by Jim Goodman
I saw my first crossbow on the shoulder of a middle-aged Akha man in Saen Charoen Mai, northern Thailand, way back in 1988, as he sauntered down a trail into the thick jungle above the village. I didn’t pay him much mind. Everybody I knew there then used traps and long-barreled rifles to hunt, which was anyway already much less often than when they were all boys. Many men still had crossbows, but mounted them on the interior walls and didn’t use them anymore. And as I never again witnessed somebody carrying a crossbow into the forest, I lost interest.
After a few years even the traps disappeared from the jungle, at least the ones for medium-sized mammals, which were also former crossbow targets. Rare was the Akha hunter successful enough to bring home a wildcat, bamboo gopher, civet, pangolin or even squirrel, much less a boar or a barking deer. The animals are now so rare that Akha men don’t even go looking for them anymore. In fact, the hunting tradition everywhere has been largely reduced to trapping or shooting small birds and an occasional squirrel.
|en route to the market, Lisu man with his crossbow|
|crossbow seller in Liuku making bolts|
Nujiang crossbows resemble those in other parts of Yunnan and work the same way, but the stock shape differs. Those made by the Yi, Wa and Lahu have a bulge hanging down on the stock where the prod goes through. Hani crossbows have a double bulge and the Jinuo model is straight, but has an angled section, like a rifle stock, at the end. Nu and Lisu crossbow stocks are relatively straight, with only a slight bulge where the prod goes through the stock.
The top of the crossbow stock had a groove 3 mm wide and 3 mm deep, about as long as the bolt. The trigger, about halfway down the stock, was made of ivory (others are made of bone). The user draws back the bowstring to a notch just above the trigger, then lays a bolt in the groove, aims and pulls the trigger. This pushes up the bowstring and the force released propels the bolt. I never did try it out while I was there that month and when it was time to return to Thailand I had a new focus. I had to put up some sort of target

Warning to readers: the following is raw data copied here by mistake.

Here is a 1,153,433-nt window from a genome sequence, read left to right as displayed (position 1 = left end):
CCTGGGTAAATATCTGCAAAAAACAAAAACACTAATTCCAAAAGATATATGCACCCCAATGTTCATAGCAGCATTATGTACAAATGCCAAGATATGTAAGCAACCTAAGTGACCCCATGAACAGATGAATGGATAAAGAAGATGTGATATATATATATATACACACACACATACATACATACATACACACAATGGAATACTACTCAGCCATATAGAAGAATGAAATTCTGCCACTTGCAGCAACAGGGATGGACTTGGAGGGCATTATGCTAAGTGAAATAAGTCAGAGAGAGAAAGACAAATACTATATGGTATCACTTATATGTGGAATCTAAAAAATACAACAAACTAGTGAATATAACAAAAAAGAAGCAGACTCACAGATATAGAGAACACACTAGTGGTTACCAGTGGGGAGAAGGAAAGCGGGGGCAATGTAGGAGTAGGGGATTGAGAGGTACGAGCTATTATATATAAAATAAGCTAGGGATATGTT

|firing a bolt|
In the event, the young Lisu women, in their beaded headdresses and long skirts, stand in a row, each with a bowl of rice on her head. A 15-cm bamboo tube inserted upright in the rice holds an egg perched on its top. Their boyfriends stand opposite them about twenty meters away, level their crossbows and shoot the eggs off the girls’ heads. I’d seen photos of this in books and quick shots of it in television documentaries about Nujiang, so I was well motivated to start becoming proficient. My fantasy was to get so good at it that when Kuoshi came around and someone invited me to try firing his crossbow, I would fire it so accurately that a beautiful young Lisu woman would volunteer to be my partner in the local version of the William Tell act.
|Lisu girl in her ethnic style|
|Lisu girl in Fugong|
So I re-tightened the bowstring, hooked the ends onto the bow, loaded up and tried again. This time I hit the door, but still far from the target tape. I continued to practice, sometimes getting close to the tape, usually not. Neighbor children came to watch, to hand me a bolt after I had cocked the crossbow and help me fetch the bolts after I’d fired a few shots. This got to be an almost regular 5 o’clock routine for the next couple weeks. Eventually I hit the bulls-eye a few times, but several dozen tines I did not, nor did I ever get the bowstring taut enough not to fly off every now and then. It was time to return to Nujiang for the Kuoshi Festival and I was nowhere near proficiency, but maybe I could meet someone at the crossbow event who could give me a proper lesson.